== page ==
As the zombies crowd around him yet again, Shiva the tiger bursts upon the scene doing his best Dire Wolf from Game of Thrones impersonation, and treats us to the fourth and final last-second save. Shiva distracts the zombies, first by roaring and killing them, and shortly as a snack; the tiger sacrifices herself so that Carol, Jerry, and a now completely despairing Ezekiel can get away. When they return to the Kingdom—literally the only three survivors of the entire force he led out that morning—Ezekiel can’t face his people. He just limps away.
If you couldn’t read between the extremely broad lines of the episode, there’s yet another pre-assault flashback, where Ezekiel talks to Carol essentially about how he went from a meek zookeeper to a king with a tiger for a pet. He went to the zoo, saw Shiva hurt, and then had to decide whether to walk away or jump into a literal tiger’s den to help her out. “If you’re asked to be the hero, be the hero,” he says. It’s basically been his mantra throughout the post-apocalypse, and it led directly to his coronation.
But in the present, Ezekiel has gotten his people killed, been called out on the lie that is his post-apocalyptic life, and lost the one thing that gave credence to his lie, Shiva. The Savior dude added insult to injury with his uncannily accurate deconstruction of the would-be king, but it’s really seeing the corpses of all the people that followed him that makes him feel like a fraud, and someone who absolutely has no business pretending to be a leader of any kind. What Ezekiel doesn’t realize is something made clear by Jerry earlier in the episode. As one point Jerry calls Ezekiel “your majesty,” and Ezekiel snaps, “You don’t need to call me that!” Jerry’s response: “Yes I do.”
I assume The Walking Dead will be giving this revelation to Ezekiel soon enough, but what the king doesn’t recognize is that his performance isn’t just for his benefit. The people of the Kingdom need their king much more than he needs to be king. I’m sure some dimwitted people have bought totally into Ezekiel as having some divine right to rule, but I imagine the majority have consciously agreed to uphold the conceit at the heart of the Kingdom, which is Ezekiel himself—after all, it’s not like he has any royal blood, he just has (had) a damn tiger.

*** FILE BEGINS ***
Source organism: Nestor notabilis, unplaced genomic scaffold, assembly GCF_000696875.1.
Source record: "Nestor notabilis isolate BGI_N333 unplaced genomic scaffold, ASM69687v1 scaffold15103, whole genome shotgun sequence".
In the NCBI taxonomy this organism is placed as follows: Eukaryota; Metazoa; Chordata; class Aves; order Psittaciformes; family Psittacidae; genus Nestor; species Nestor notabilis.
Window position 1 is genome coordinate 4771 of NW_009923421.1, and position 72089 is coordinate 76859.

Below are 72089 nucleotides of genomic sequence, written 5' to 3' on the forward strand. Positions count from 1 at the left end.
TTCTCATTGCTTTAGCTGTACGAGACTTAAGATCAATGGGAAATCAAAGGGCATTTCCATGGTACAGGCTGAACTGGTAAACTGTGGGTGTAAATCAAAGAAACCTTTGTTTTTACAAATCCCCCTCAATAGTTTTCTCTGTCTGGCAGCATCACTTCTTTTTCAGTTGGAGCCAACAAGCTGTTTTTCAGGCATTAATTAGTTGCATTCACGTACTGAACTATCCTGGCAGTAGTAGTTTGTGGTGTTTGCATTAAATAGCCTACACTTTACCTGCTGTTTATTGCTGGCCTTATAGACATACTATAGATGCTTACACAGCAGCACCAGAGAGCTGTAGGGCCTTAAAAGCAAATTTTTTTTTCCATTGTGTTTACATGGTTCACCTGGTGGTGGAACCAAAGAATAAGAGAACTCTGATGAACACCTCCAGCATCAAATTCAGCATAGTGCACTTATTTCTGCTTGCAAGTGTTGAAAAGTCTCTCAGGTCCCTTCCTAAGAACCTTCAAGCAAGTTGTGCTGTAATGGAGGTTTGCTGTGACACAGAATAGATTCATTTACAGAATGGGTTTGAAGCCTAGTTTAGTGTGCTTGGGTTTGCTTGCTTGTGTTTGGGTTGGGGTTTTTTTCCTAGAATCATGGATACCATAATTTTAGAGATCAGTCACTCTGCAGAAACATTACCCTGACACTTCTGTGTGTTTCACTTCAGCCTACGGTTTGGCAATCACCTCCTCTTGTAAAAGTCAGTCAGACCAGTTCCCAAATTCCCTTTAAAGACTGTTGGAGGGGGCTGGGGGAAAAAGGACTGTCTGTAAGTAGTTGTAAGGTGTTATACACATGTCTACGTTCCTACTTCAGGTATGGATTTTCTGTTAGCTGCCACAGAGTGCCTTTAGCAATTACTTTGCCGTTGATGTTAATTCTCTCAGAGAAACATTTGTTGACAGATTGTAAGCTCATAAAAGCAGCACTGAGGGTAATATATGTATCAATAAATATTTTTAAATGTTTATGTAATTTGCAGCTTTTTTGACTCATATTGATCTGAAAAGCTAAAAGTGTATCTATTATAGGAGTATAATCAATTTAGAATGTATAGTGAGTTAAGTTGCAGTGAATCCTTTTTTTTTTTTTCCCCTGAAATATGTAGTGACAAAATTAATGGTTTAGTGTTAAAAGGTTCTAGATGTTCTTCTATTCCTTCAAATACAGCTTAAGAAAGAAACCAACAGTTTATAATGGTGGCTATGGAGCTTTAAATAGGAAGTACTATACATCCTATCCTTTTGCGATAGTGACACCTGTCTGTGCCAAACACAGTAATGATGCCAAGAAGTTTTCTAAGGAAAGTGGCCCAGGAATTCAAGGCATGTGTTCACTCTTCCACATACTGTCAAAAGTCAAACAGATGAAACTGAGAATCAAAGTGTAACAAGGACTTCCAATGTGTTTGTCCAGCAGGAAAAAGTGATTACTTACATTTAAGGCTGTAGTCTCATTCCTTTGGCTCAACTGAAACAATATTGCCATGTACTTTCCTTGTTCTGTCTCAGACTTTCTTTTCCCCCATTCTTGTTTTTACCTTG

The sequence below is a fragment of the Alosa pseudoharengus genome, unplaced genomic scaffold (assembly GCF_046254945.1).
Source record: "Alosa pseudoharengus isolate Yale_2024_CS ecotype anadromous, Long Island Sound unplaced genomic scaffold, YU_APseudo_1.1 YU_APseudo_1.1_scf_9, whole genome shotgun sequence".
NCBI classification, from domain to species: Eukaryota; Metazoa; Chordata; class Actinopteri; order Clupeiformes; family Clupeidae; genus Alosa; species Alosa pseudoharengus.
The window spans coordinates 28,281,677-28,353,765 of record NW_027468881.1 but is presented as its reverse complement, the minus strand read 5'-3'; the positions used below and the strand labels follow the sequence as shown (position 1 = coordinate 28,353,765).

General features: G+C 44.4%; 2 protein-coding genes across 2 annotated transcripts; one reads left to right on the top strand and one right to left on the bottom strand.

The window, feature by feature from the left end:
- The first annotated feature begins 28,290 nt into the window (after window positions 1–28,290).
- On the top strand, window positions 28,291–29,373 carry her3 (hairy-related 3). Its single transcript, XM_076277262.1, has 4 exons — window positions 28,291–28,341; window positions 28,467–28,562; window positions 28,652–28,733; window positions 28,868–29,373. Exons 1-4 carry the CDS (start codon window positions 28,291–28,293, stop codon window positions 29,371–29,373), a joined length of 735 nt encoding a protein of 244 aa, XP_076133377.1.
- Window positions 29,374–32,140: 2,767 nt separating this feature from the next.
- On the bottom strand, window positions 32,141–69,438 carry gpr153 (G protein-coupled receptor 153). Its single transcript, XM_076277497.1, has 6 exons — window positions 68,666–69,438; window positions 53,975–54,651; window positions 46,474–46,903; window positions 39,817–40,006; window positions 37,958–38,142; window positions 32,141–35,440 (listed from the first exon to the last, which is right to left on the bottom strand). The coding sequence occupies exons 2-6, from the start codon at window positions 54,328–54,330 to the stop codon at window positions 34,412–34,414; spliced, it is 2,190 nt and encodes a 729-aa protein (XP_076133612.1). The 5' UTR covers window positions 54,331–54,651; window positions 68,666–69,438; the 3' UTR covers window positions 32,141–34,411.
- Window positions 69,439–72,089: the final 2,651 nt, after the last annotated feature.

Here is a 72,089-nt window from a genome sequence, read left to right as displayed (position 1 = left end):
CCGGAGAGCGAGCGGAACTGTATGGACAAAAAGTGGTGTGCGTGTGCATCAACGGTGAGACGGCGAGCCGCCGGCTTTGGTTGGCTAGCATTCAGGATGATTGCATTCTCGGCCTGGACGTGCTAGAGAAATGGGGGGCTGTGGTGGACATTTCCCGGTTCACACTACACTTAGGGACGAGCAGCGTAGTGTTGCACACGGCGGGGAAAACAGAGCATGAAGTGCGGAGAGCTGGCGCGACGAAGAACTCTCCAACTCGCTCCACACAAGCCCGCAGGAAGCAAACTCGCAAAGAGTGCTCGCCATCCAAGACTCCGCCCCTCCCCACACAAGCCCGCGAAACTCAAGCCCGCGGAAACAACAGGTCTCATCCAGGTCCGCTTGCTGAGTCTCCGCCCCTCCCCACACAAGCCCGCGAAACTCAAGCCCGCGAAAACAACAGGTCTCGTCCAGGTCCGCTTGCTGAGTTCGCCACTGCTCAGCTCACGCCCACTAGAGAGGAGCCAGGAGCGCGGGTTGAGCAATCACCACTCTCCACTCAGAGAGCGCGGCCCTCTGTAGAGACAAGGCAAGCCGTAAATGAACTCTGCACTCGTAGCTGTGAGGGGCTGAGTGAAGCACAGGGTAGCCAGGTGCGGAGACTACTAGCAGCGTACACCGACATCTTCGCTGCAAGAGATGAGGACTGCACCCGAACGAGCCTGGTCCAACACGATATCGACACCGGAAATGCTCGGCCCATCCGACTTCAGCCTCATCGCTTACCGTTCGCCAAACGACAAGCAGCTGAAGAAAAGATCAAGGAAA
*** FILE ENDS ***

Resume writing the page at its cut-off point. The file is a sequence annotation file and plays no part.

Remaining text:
Ezekiel chose to play the part of a leader, but the people who ended up forming the Kingdom wanted—needed—someone to lead them. To them, Ezekiel actually has been a leader, and sometimes leaders can make bad decisions or don’t have enough intel or are wildly hubristic about their chances of defeating a group of hardened assholes. (Literally everyone in Rick’s group has gone through all of this; remember when Rick didn’t want to be their leader?)
Ezekiel may be ready to abdicate his throne, but I imagine he’s going to discover that even if he’s lost his tiger he hasn’t lost his obligation to his people. When Jerry says he needs to call Ezekiel “your majesty,” he’s not really talking about how one has to address royalty; he’s talking about how needs Ezekiel to be “your majesty”—to give Jerry and the community a focus point, a sense of identity, and a clear voice when the time comes to act. I.e, a leader.
Again, none of this is particularly subtle, and it’s really just a short rehash of stuff Rick and his gang went through many, many seasons ago. But it works, partially because we’re getting to see one of the show’s most interesting new characters put through the ringer, but also because Khary Payton just nails it. He does a phenomenal job as Ezekiel here, capturing his horror, his self-disgust, and his desolation at the end.
With “Some Guy,” we’re halfway through the first hunk of the season, and everything we’ve seen so far has basically taken place over a single day, where Rick and allies have taken the fight to Negan. I assume the Saviors will kicking everyone’s asses mercilessly in the near future, but for now I’m enjoying that our guys seem to be making actual headway in their war. It appears they’ve basically wiped out two whole compounds, they have the big-ass gun, and they’ve taken a bunch of prisoners—but these victories have all come at a cost.
Assuming you don’t count all the people and zoo animals who were actually killed, the person who’s paid the greatest cost is Ezekiel, and his extremely pyrrhic victory may have taken him off the board—and maybe the Kingdom, too. But I wouldn’t count out Ezekiel quite yet. When he decided to play the part his people needed, it wasn’t for a limited engagement. He may think his show is over, but instead it’s just entered a new act.
- The episode begins with Ezekiel actually putting on his kingly armor and getting his hair and stuff ready, to really nail home the “he’s playing a part!!!!!” aspect of it all. In case you were still a little unclear about what was happening here.
- It always blows my mind a little when I see Khary Payton as Ezekiel and remember he’s also the voice of Cyborg on Teen Titans and Teen Titans Go.
- Alas, poor Shiva, you were simply eating too much of the VFX budget. Because really, otherwise you could have almost certainly bounded out of that circle of zombies to safety, because you’re a damn tiger.
- Think the toxic waste dump has any significance other than a way to get some new, extra gross zombies on screen? I imagine it doesn’t.